Between deep breaths under the night sky in western India a few weeks ago, a group of boys recited an RSS prayer in Sanskrit: “All Hindus are the children of Mother India ... we have taken a vow to be equals and a promise to save our religion.”
More than 65 years ago, Modi was one of them. Born in 1950 to a lower-caste family, his first exposure to the RSS was through shakhas — local units — that induct boys by combining religious education with self-defense skills and games.
By the 1970s, Modi was a full-time campaigner, canvassing neighborhoods on bicycle to raise RSS support.
“At that time, Hindus were scared to come together,” Koshti said. “We were trying to unite them.”
The RSS — formed in 1925, with the stated intent to strengthen the Hindu community — was hardly mainstream. It was tainted by links to Gandhi’s assassination and accused of stoking hatred against Muslims as periodic riots roiled India.
For the group, Indian civilization is inseparable from Hinduism, while critics say its philosophy is rooted in Hindu supremacy.
Today, the RSS has spawned a network of affiliated groups, from student and farmer unions to nonprofits and vigilante organizations often accused of violence. Their power — and legitimacy — ultimately comes from the BJP, which emerged from the RSS.
“Until Modi, the BJP had never won a majority on their own in India’s Parliament,” said Christophe Jaffrelot, an expert on Modi and the Hindu right. “For the RSS, it is unprecedented.”
Scaling his politics
Modi got his first big political break in 2001, becoming chief minister of home state Gujarat. A few months in, anti-Muslim riots ripped through the region, killing at least 1,000 people.
There were suspicions that Modi quietly supported the riots, but he denied the allegations and India’s top court absolved him over lack of evidence.
Instead of crushing his political career, the riots boosted it.
Modi doubled down on Hindu nationalism, Jaffrelot said, capitalizing on religious tensions for political gain. Gujarat’s reputation suffered from the riots, so he turned to big businesses to build factories, create jobs and spur development.
“This created a political economy — he built close relations with capitalists who in turn backed him,” Jaffrelot said.
Modi became increasingly authoritarian, Jaffrelot described, consolidating power over police and courts and bypassing the media to connect directly with voters.
The “Gujarat Model,” as Modi coined it, portended what he would do as a prime minister.
“He gave Hindu nationalism a populist flavor,” Jaffrelot said. “Modi invented it in Gujarat, and today he has scaled it across the country.”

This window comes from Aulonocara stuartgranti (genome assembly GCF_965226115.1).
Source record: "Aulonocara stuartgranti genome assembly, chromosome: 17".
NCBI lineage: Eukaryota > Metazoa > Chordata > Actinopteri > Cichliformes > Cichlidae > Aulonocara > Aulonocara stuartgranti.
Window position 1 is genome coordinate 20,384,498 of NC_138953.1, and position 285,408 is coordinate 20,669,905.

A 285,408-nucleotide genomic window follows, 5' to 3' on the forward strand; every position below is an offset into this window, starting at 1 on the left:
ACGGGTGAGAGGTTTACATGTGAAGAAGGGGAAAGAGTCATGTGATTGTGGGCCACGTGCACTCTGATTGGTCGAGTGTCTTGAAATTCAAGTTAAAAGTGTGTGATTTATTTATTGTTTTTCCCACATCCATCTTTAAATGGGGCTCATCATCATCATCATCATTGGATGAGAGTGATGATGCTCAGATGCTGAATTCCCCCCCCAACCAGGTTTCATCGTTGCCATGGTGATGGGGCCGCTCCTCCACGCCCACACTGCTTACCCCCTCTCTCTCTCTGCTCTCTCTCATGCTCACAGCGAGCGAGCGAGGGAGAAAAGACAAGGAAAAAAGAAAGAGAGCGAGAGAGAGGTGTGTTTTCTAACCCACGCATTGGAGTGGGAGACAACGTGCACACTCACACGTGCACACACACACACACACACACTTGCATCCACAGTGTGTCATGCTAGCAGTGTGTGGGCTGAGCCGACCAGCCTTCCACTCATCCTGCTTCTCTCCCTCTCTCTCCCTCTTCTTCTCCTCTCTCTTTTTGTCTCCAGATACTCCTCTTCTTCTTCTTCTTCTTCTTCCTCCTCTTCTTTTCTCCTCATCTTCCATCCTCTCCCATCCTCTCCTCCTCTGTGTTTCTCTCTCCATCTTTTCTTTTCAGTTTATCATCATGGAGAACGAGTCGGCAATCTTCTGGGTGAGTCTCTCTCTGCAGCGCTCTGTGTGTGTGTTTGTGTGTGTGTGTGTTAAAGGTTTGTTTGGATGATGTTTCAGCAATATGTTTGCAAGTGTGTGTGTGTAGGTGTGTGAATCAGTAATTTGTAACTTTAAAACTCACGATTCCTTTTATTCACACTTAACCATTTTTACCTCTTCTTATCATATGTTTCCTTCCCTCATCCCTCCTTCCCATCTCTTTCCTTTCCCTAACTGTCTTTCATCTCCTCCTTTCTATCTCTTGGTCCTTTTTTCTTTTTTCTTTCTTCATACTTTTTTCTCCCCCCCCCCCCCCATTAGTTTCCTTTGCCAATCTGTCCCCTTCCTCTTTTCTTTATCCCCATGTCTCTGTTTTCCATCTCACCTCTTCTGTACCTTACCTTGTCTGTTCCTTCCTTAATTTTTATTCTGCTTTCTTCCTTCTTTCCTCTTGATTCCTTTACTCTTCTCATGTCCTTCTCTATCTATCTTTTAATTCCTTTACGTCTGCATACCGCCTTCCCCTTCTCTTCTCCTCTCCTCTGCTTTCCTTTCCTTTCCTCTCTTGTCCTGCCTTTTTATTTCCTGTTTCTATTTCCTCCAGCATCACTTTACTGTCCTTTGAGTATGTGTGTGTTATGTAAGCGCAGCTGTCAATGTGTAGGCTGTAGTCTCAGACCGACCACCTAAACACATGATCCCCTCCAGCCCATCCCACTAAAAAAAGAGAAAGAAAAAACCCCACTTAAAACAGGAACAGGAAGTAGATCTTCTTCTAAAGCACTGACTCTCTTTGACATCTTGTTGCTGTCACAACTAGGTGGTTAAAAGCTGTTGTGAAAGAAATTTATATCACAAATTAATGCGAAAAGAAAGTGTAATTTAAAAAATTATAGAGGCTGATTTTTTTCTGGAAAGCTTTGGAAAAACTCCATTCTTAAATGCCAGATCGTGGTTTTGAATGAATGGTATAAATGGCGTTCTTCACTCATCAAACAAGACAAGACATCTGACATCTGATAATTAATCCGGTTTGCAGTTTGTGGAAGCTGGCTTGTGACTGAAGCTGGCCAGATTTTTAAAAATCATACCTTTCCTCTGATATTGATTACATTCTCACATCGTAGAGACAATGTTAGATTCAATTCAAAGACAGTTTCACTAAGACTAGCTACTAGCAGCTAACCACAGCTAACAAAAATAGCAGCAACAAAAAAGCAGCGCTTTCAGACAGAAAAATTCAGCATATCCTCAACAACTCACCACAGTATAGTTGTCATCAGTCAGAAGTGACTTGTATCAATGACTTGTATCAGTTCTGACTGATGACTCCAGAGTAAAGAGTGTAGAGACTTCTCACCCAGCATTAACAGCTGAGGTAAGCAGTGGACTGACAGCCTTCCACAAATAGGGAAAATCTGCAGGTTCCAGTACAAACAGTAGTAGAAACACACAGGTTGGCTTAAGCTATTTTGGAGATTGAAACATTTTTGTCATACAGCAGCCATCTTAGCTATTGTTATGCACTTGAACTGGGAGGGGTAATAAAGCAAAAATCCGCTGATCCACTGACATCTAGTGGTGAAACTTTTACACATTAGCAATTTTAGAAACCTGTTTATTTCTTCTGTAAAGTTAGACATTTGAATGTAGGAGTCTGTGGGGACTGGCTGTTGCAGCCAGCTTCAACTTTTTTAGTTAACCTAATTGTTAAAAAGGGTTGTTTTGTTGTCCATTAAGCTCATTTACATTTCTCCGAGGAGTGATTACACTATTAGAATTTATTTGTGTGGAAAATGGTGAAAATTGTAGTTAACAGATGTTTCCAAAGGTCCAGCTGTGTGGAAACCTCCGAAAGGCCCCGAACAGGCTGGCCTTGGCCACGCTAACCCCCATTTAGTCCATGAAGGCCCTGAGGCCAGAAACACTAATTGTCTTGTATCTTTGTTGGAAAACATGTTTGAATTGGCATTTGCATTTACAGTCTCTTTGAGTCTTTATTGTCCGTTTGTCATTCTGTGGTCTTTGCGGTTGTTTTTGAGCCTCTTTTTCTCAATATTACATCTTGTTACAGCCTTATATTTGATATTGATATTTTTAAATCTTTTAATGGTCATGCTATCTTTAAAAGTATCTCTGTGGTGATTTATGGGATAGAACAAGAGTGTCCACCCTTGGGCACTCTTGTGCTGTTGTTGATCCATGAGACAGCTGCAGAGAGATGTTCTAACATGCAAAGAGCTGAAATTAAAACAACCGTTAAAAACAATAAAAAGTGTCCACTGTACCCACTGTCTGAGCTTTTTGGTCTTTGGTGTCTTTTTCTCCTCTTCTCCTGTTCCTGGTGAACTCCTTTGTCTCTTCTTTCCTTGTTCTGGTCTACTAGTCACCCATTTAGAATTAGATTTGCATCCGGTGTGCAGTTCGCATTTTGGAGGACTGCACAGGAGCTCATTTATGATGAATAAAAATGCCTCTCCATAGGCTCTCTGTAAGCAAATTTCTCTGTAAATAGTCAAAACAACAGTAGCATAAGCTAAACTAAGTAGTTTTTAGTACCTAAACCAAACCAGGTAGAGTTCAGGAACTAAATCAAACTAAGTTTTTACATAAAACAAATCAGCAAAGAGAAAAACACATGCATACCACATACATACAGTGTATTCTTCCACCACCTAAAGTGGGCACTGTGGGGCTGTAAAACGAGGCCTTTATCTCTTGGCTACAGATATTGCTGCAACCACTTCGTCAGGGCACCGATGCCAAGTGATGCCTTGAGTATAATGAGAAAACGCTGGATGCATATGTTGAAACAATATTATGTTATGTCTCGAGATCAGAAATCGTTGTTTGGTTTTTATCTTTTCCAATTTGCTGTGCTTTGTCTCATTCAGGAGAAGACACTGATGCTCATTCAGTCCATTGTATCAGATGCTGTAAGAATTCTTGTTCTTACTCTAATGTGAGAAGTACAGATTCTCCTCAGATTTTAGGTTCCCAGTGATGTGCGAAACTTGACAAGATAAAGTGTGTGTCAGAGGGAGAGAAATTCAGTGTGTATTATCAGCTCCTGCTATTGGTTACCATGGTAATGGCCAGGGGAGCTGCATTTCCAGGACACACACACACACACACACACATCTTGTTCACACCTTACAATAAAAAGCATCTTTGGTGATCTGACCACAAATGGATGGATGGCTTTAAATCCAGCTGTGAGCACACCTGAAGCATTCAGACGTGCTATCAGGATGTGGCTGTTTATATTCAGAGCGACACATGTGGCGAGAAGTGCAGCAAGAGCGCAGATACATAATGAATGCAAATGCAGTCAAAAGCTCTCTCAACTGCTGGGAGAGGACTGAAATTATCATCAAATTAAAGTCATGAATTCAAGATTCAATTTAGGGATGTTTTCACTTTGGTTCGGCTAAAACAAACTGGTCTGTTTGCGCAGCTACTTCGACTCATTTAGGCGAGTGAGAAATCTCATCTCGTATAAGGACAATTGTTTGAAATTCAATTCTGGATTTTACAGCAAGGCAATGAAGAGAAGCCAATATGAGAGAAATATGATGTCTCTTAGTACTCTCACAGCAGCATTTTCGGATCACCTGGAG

A few decades earlier,
In June, Modi aims not just to win a third time — he’s set a target of receiving two-thirds of the vote. And he’s touted big plans.
“I’m working every moment to make India a developed nation by 2047,” Modi said at a rally. He also wants to abolish poverty and make the economy the world’s third-largest.
If Modi wins, he’ll be the second Indian leader, after Jawaharlal Nehru, to retain power for a third term.
With approval ratings over 70 percent, Modi’s popularity has eclipsed that of his party. Supporters see him as a strongman leader, unafraid to take on India’s enemies, from Pakistan to the liberal elite. He’s backed by the rich, whose wealth has surged under him. For the poor, a slew of free programs, from food to housing, deflect the pain of high unemployment and inflation. Western leaders and companies line up to court him, turning to India as a counterweight against China.
He’s meticulously built his reputation. In a nod to his Hinduism, he practices yoga in front of TV crews and the UN, extols the virtues of a vegetarian diet, and preaches about reclaiming India’s glory. He refers to himself in the third person.
P.K. Laheri, a former senior bureaucrat in Gujarat, said Modi “does not risk anything” when it comes to winning — he goes into the election thinking the party won’t miss a single seat.
The common thread of Modi’s rise, analysts say, is that his most consequential policies are ambitions of the RSS.
In 2019, his government revoked the special status of disputed Kashmir, the country’s only Muslim-majority region. His government passed a citizenship law excluding Muslim migrants. In January, Modi delivered on a longstanding demand from the RSS — and millions of Hindus — when he opened a temple on the site of a razed mosque.